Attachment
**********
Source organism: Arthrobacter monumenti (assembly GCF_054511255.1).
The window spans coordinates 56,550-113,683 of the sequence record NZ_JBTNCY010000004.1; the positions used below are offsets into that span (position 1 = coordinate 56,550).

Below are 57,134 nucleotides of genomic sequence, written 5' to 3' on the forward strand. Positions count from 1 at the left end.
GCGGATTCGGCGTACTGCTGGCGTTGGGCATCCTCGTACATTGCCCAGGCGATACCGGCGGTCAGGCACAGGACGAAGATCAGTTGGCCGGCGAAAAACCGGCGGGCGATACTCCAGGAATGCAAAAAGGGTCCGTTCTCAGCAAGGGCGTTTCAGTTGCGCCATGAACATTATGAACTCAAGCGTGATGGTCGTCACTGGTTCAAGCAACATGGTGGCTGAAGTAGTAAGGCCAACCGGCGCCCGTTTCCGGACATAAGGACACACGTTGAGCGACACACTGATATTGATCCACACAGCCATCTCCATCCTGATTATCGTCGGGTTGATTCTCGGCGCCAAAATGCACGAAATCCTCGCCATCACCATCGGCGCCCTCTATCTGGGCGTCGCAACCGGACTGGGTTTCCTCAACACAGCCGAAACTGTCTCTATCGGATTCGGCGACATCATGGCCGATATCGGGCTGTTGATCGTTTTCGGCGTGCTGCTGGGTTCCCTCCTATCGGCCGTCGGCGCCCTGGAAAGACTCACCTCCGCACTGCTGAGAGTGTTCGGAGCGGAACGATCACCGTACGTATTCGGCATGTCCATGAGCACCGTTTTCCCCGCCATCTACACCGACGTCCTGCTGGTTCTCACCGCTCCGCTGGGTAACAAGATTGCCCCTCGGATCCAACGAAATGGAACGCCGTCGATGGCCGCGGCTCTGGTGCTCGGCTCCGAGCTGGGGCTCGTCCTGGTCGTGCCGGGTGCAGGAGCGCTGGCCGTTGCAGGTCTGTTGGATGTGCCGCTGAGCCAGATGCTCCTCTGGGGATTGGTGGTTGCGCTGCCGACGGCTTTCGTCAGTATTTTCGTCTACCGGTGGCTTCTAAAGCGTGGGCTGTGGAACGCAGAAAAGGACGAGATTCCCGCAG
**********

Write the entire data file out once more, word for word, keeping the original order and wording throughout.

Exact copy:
Source organism: Arthrobacter monumenti (assembly GCF_054511255.1).
The window spans coordinates 56,550-113,683 of the sequence record NZ_JBTNCY010000004.1; the positions used below are offsets into that span (position 1 = coordinate 56,550).

Below are 57,134 nucleotides of genomic sequence, written 5' to 3' on the forward strand. Positions count from 1 at the left end.
GCGGATTCGGCGTACTGCTGGCGTTGGGCATCCTCGTACATTGCCCAGGCGATACCGGCGGTCAGGCACAGGACGAAGATCAGTTGGCCGGCGAAAAACCGGCGGGCGATACTCCAGGAATGCAAAAAGGGTCCGTTCTCAGCAAGGGCGTTTCAGTTGCGCCATGAACATTATGAACTCAAGCGTGATGGTCGTCACTGGTTCAAGCAACATGGTGGCTGAAGTAGTAAGGCCAACCGGCGCCCGTTTCCGGACATAAGGACACACGTTGAGCGACACACTGATATTGATCCACACAGCCATCTCCATCCTGATTATCGTCGGGTTGATTCTCGGCGCCAAAATGCACGAAATCCTCGCCATCACCATCGGCGCCCTCTATCTGGGCGTCGCAACCGGACTGGGTTTCCTCAACACAGCCGAAACTGTCTCTATCGGATTCGGCGACATCATGGCCGATATCGGGCTGTTGATCGTTTTCGGCGTGCTGCTGGGTTCCCTCCTATCGGCCGTCGGCGCCCTGGAAAGACTCACCTCCGCACTGCTGAGAGTGTTCGGAGCGGAACGATCACCGTACGTATTCGGCATGTCCATGAGCACCGTTTTCCCCGCCATCTACACCGACGTCCTGCTGGTTCTCACCGCTCCGCTGGGTAACAAGATTGCCCCTCGGATCCAACGAAATGGAACGCCGTCGATGGCCGCGGCTCTGGTGCTCGGCTCCGAGCTGGGGCTCGTCCTGGTCGTGCCGGGTGCAGGAGCGCTGGCCGTTGCAGGTCTGTTGGATGTGCCGCTGAGCCAGATGCTCCTCTGGGGATTGGTGGTTGCGCTGCCGACGGCTTTCGTCAGTATTTTCGTCTACCGGTGGCTTCTAAAGCGTGGGCTGTGGAACGCAGAAAAGGACGAGATTCCCGCAG